Not everyone hates Putin these days – and that’s especially true of the auctioneer’s profession, which is based in some of Ireland’s most remote regions. The whole thing has gone crazy, explained one agent, five years ago you couldn’t get anyone to look at a country house – and now the whole world wants half an acre of moorland in the middle of nowhere. While the pandemic legacy of working from home set the prelude to this rustic romance, Putin’s invasion of Ukraine has taken the passion for a pastoral idyll to an overwhelming peak.
Rocks and rushes – the bane of every farmer’s life – have suddenly turned vast agricultural acres into six-figure gold mines in the most remote corners. Poor land on poorly drained hills or oozing lots on deserted valley floors are the prize many billionaires from Silicon Valley to Shanghai are chasing. In a line from Baltimore to Buncrana, helicopter tours have been a growing industry for six months.
Substitute “wild” for “rich” and you have an apt description of how these wealthy folk gaze upon our scenic Atlantic Way in search of escape. Even before David Attenborough made us witness pitiful polar bears stranded on shrinking ice shelves, Ireland was shortlisted with New Zealand, Norway and Switzerland as a safe haven from climate change catastrophe.
But then came the Ukraine invasion, and the doomsday clock slipped a few minutes closer to midnight. Bad enough that we had to consider the prospect of rising sea levels, but when Putin raised the threat of a nuclear apocalypse, longing for a slice of peaceful seclusion in places like Connemara’s Inagh Valley or Cavan’s Deerpark Forest skyrocketed.
If Ireland wants a future shock picture of how a potential influx of wealthy climate refugees might play out, look no further at New Zealand’s current plans to become the first country in the world to recognize climate change as an official reason for seeking asylum.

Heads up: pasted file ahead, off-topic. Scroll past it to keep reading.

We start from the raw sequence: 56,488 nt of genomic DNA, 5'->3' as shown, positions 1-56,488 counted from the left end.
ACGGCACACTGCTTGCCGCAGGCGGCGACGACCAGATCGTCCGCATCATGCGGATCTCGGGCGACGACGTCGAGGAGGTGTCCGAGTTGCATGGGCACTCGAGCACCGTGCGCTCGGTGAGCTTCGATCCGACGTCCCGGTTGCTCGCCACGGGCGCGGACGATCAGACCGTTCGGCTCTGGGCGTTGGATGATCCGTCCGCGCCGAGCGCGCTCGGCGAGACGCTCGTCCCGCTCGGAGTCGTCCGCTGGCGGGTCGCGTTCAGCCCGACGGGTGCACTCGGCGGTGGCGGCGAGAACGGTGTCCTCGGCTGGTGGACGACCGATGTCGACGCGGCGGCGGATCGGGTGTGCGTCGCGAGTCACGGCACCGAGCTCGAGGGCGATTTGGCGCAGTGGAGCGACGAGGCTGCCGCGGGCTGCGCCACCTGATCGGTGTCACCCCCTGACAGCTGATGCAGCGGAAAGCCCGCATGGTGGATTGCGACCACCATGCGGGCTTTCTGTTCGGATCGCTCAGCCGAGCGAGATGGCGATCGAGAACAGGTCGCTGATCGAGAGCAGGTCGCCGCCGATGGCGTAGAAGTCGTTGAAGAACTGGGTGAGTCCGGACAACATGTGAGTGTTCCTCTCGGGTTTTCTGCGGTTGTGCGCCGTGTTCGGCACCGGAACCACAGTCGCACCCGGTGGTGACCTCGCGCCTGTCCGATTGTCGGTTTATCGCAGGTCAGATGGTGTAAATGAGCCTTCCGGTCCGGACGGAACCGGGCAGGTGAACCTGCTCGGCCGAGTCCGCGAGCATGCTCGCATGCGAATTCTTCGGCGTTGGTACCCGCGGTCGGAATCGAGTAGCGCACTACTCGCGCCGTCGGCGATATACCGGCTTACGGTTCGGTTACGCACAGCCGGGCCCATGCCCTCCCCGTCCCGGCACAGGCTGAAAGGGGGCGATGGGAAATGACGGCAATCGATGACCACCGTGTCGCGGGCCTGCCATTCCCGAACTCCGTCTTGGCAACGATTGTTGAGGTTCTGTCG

They are even considering creating a special Kiwi visa category for weather migrants. Think, however, of those Dubliners who, weary from exorbitant rents, finally scraped together just enough money to buy a house in Leitrim – only to find that a battalion of billionaires looking for safe havens got there first, to push prices within their reach.
On the plus side, the arrival of these luxury-loving blow-ins will create a mini service industry to cater to their every whim. Everything from dog walkers to temporary cooks will be in demand, not to mention how willing they are to overpay for food products.
Just as Dinny feathered eggs all those years ago in Glenroe to grow as expensive organically, there will no doubt be similar agricultural entrepreneurs eager to lighten the wallets of our newly arrived climate change immigrants. Though we may face a bleak future of mass flooding and nuclear Armageddon, wealthy visitors to our island sanctuary are welcomed to the mat.
https://www.independent.ie/opinion/comment/ireland-has-become-an-attractive-safe-haven-island-for-affluent-climate-change-migrants-looking-for-somewhere-to-hide-42034832.html Ireland has become an attractive island of refuge for wealthy climate migrants looking for a place to hide